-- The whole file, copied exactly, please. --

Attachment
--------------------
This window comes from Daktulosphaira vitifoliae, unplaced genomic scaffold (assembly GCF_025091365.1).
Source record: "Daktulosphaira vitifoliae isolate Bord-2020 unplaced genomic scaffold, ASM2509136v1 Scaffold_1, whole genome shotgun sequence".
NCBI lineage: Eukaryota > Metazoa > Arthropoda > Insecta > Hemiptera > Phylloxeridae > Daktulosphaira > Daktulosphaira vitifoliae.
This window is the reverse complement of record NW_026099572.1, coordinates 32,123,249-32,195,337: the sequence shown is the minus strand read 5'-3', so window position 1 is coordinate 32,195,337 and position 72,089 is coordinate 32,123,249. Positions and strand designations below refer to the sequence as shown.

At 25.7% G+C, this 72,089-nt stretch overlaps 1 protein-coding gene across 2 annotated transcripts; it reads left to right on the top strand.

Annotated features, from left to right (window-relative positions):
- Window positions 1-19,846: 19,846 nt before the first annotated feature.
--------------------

This window comes from Daktulosphaira vitifoliae, unplaced genomic scaffold (assembly GCF_025091365.1).
Source record: "Daktulosphaira vitifoliae isolate Bord-2020 unplaced genomic scaffold, ASM2509136v1 Scaffold_1, whole genome shotgun sequence".
NCBI lineage: Eukaryota > Metazoa > Arthropoda > Insecta > Hemiptera > Phylloxeridae > Daktulosphaira > Daktulosphaira vitifoliae.
This window is the reverse complement of record NW_026099572.1, coordinates 32,123,249-32,195,337: the sequence shown is the minus strand read 5'-3', so window position 1 is coordinate 32,195,337 and position 72,089 is coordinate 32,123,249. Positions and strand designations below refer to the sequence as shown.

At 25.7% G+C, this 72,089-nt stretch overlaps 1 protein-coding gene across 2 annotated transcripts; it reads left to right on the top strand.

Annotated features, from left to right (window-relative positions):
- Window positions 1-19,846: 19,846 nt before the first annotated feature.